Dean Lombardi has placed defenseman Tom Preissing on waivers (H/T to Puck Daddy). Lombardi’s a pretty bright guy; a big chunk of that San Jose Sharks team chewing up the league right now was his creation (not to take credit away from Doug Wilson, but he had a nice base to build from). Let’s take a quick look at Preissing’s numbers over the past four seasons:
- 2008-09: 22GP – 3G – 4A – 7PTS, -7
- 2007-08: 77GP – 8G – 16A – 24PTS, -6
- 2006-07: 80GP – 7G – 31A – 38PTS, +40
That’s a pretty funny career curve, and nicely highlights some of the problems with straight +/-. Here’s the +/- for Preissing’s teams over these seasons:
- 2008-09: -19
- 2007-08: -35
- 2006-07: +67
That clears up a bit of the confusion; obviously Preissing’s +/- has to a large degree reflected the success of his team. Still, let’s go one step further and look at his even-strength advanced statistics:
- 2008-09: QC-7th, QT-7th, Corsi/60-2nd, PTS/60-5th (0.47)
- 2007-08: QC-5th, QT-1st, Corsi/60-4th, PTS/60- 5th (0.74)
- 2006-07: QC-6th, QT-4th
Looking at this, we see that Preissing has always played third pairing opponents, and that this year he has had lower quality teammates than he has previously, which might partially explain why his +/- is so poor this season (he’s on pace to record a +/- four times worse than the number he posted last year).
Still, there’s a more obvious explanation. Using Vic Ferrari’s Time On Ice tool, we can see something more interesting. Preissing’s Corsi number is quite good, but L.A’s a bit of a shot-happy team, so it’s probably inflated a bit. Let’s compare four numbers, all at even-strength:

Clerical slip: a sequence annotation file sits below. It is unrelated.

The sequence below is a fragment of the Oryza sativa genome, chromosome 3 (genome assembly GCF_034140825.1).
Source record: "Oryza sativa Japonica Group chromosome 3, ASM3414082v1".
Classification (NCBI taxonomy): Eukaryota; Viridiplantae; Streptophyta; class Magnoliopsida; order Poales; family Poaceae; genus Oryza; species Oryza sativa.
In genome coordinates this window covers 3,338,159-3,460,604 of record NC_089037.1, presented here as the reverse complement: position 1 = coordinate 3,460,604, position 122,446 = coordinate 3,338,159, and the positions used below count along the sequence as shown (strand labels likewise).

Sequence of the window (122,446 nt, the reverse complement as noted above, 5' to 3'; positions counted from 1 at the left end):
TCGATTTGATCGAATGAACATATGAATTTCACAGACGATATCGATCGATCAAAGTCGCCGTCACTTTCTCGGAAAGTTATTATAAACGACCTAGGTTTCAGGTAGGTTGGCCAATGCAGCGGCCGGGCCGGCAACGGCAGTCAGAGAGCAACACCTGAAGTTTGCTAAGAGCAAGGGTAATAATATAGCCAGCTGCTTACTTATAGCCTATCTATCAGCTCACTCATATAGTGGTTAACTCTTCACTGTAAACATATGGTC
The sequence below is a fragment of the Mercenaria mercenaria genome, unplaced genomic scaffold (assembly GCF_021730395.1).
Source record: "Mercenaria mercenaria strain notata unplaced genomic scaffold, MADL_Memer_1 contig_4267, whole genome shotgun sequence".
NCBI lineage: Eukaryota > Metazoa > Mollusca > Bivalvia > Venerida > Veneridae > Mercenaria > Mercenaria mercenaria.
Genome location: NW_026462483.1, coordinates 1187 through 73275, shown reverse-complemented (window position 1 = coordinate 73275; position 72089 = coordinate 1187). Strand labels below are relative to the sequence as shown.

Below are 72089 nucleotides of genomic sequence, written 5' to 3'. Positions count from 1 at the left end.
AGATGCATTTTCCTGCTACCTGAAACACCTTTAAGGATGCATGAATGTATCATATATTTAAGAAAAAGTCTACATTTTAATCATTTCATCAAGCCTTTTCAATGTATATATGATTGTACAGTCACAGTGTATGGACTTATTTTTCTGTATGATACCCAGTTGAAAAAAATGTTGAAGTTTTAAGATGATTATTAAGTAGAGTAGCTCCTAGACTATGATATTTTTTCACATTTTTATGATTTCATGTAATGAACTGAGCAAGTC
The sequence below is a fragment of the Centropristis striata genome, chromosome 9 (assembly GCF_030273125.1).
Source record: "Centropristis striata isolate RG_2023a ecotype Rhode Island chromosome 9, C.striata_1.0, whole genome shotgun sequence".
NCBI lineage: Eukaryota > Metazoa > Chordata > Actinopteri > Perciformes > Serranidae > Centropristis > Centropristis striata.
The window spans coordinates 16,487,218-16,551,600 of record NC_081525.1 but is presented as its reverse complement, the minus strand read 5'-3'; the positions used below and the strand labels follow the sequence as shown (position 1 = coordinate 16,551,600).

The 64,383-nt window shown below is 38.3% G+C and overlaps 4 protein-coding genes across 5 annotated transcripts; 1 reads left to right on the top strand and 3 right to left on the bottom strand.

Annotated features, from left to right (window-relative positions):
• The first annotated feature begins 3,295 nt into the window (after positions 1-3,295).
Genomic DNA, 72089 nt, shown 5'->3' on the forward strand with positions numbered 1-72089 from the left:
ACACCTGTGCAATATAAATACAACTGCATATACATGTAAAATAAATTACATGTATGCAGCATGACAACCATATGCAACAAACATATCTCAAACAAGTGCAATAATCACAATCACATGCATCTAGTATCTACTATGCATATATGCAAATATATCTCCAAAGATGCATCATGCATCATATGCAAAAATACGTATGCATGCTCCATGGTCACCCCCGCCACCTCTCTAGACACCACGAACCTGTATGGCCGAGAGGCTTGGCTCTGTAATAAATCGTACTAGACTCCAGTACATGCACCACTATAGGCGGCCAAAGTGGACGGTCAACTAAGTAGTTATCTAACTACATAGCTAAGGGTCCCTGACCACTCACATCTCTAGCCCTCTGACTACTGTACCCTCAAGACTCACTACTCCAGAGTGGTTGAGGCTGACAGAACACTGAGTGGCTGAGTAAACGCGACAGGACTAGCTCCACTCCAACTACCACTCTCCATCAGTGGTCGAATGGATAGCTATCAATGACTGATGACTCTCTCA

- Team Average SH%: 6.4%
- SH% with Preissing on the ice: 4.6%
- Team Average SV%: .918
- SV% with Preissing on ice: .882
In short, Preissing’s getting destroyed by the bounces. He’s played just over 20 games, so the smaller sample size makes the effect more pronounced, and he hasn’t gone from a decent third-pairing defenseman to garbage over the summer.
Still, despite the fact that Preissing is better than his counting numbers would indicate (and yes, I know he’s softer than butter), I wouldn’t pick him up on waivers. He’s being paid 2.75M per season through 2010-11; that’s outrageous money for a third pairing defenseman. At a guess, I’d say someone was unduly influenced by his +/- on a strong team, and his points scoring on a better powerplay. He’s a third-pairing defenseman who qualifies as a low-level special teams option. Lombardi’s right to put him on waivers and try to clear some cap space, but he’s probably already too late.
The real question, for Oilers fans: if Tom Preissing is getting this sort of treatment, what kind of treatment is Steve Staios going to get over the next couple of seasons? Staios is paid 2.7M per season through 2010-11; he has 8 points and is -6 through 60 games this season. I really don’t know if he’s tradeable.